The Little People of Christmas (Luke 2:36-38)
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The Little People of Christmas
The farmer’s dog had a litter of pups he needed to sell. As he was nailing a sign on the fencepost announcing the sale, he felt a tug on his pants and he looked down–there was a little boy standing there saying, “I’d like to buy one of the little puppies.”
He said, “Son, the pups are pretty expensive. They come from a real good dog.”
The little boy reached down in the pockets of his overalls and he pulled out $.39 and he said, “Will this buy one of them?”
The farmer said, “Yes, that will buy one of them.” So he called for Dolly and she came waddling out of the pen, and following her were four little balls of fur, tumbling down this little ramp. They came up and sniffed around the fence and the little boy was playing with them, and then came a fifth, smaller pup, sort of crippled and awkward, and he stumbled up to the fence and the little boy looked over the other four and said, “I want that fifth one.”
The farmer said, “Son, you don’t want that one, that fifth one. That’s what we call the runt and he won’t be able to play with you like the other pups because he’s the last one that was born, and he won’t be like the other dogs–he won’t be able to run like they run.”
With that the little boy stepped back from the fence and reached down and began rolling up one leg of his overalls. In doing so he revealed a steel brace running down both sides of his leg attached to specially made shields. Looking back up at the farmer he said, “You see, sir, I don’t run too well myself and he’ll need someone who understands.”
The little boy reminds us of what Jesus did for us. He became a man, suffered in this life, and became our Lord who truly understands. It’s the little people who teach us the greatest truths. And it’s the same with the Christmas story. As we look back on Christmas and all that it means for genuine Christians, I want us to learn from the least important person in the Christmas story.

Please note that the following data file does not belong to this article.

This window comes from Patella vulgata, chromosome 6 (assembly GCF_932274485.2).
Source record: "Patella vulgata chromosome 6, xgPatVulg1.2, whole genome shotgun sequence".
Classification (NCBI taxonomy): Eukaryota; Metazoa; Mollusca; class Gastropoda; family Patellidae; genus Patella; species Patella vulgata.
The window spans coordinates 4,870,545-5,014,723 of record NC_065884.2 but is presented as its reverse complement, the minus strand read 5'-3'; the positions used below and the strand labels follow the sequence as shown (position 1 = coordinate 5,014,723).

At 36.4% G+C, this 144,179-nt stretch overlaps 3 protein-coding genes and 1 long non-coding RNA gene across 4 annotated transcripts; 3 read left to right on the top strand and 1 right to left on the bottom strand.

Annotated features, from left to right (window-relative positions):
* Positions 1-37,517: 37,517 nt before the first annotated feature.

You see, Christmas is for the little people. That means it’s for you and me. Christmas is not for the great of this world–at least not more than the others. It wasn’t for the great in Christ’s time. Caesar knew nothing of the birth of Jesus Christ. Neither did the Roman Senate, the Greek philosophers or the military generals or Herod the Great. Not even the Jewish high priests or the members of the Sanhedrin knew of it. Christmas was for the people who weren’t important. And it is for such people today.
Who was the least important character in the Christmas story? The least important person is the one who receives only three verses in Luke’s long account of Jesus’ birth. It’s not a man but a woman whose name is Anna. Turn to Luke chapter 2 and look at verse 36 to 38, “And there was a prophetess, Anna the daughter of Phanuel, of the Tribe of Asher. She was advanced in years, having lived with a husband seven years after her marriage, 37 and then as a widow to the age of eighty-four. And she never left the temple, serving night and day with fastings and prayers. 38 And at that very moment she came up and began giving thanks to God and continued to speak of Him to all those who were looking for the redemption of Jerusalem.”